Revenue in rethink on commercial property in SSASs

The Inland Revenue has backtracked over curbs on small self-administered schemes owning commercial property used by the business of the sponsoring employer.The leader of the Revenue pension simplification review team Peter Hopkins told the Taxbriefs conference in London last week that it wanted to allow property investment by SSASs if possible.The Revenue simplification paper, published […]

Time to get the transfers

As a former tied agent of Canada Life I have many clients who hold policies with Canada Life.In the 10 years since I left Canada Life to become independent, it has frustrated me no end that Canada Life have steadfastly refused to switch these policies into my agency for client servicing and renewals.The reason given […]

Where next for the price of oil?

Having stabilised at around $65 a barrel, many investors are questioning if the price of oil will rise, and when. Richard Hulf provides his view. Richard Hulf, manager of the Artemis Global Energy Fund, sets out his thoughts about how the oil price may move through the next six months. At the start of the […]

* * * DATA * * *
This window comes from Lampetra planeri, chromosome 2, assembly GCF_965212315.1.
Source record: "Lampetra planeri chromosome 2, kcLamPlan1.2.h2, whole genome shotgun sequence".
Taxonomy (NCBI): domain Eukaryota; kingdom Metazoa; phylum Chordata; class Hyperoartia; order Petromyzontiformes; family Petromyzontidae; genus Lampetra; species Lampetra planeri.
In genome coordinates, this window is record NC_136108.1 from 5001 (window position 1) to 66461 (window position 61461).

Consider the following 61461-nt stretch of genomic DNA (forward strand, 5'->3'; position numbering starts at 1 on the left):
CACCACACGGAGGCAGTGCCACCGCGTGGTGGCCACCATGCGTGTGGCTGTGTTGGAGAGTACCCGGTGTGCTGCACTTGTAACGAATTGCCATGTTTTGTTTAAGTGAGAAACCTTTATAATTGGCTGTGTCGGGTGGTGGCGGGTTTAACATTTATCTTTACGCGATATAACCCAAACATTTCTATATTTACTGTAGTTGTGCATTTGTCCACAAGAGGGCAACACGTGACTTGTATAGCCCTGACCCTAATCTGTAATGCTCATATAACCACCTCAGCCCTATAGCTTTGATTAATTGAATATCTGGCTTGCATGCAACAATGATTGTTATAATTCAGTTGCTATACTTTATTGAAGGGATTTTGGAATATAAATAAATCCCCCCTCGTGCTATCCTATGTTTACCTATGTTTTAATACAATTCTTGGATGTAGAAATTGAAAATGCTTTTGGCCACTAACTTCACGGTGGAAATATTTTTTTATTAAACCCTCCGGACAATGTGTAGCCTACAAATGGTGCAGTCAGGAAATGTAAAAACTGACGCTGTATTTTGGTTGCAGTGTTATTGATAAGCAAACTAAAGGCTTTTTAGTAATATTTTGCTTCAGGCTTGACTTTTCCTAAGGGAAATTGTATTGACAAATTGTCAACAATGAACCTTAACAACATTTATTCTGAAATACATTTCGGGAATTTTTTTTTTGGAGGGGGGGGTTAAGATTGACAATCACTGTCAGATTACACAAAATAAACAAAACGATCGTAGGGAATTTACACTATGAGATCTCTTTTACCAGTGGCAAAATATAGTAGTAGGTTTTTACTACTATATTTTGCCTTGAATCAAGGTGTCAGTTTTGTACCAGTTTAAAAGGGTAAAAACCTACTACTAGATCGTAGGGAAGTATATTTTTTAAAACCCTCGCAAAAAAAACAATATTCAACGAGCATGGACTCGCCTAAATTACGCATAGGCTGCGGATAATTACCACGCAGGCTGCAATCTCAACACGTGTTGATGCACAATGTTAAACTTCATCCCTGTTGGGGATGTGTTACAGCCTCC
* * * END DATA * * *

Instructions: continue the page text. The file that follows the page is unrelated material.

News and expert analysis straight to your inbox

Sign up


    Leave a comment


    Why register with Money Marketing ?

    Providing trusted insight for professional advisers.  Since 1985 Money Marketing has helped promote and analyse the financial adviser community in the UK and continues to be the trusted industry brand for independent insight and advice.

    News & analysis delivered directly to your inbox
    Register today to receive our range of news alerts including daily and weekly briefings

    Money Marketing Events
    Be the first to hear about our industry leading conferences, awards, roundtables and more.

    Research and insight
    Take part in and see the results of Money Marketing's flagship investigations into industry trends.

    Have your say
    Only registered users can post comments. As the voice of the adviser community, our content generates robust debate. Sign up today and make your voice heard.

    Register now

    Having problems?

    Contact us on +44 (0)20 7292 3712

    Lines are open Monday to Friday 9:00am -5.00pm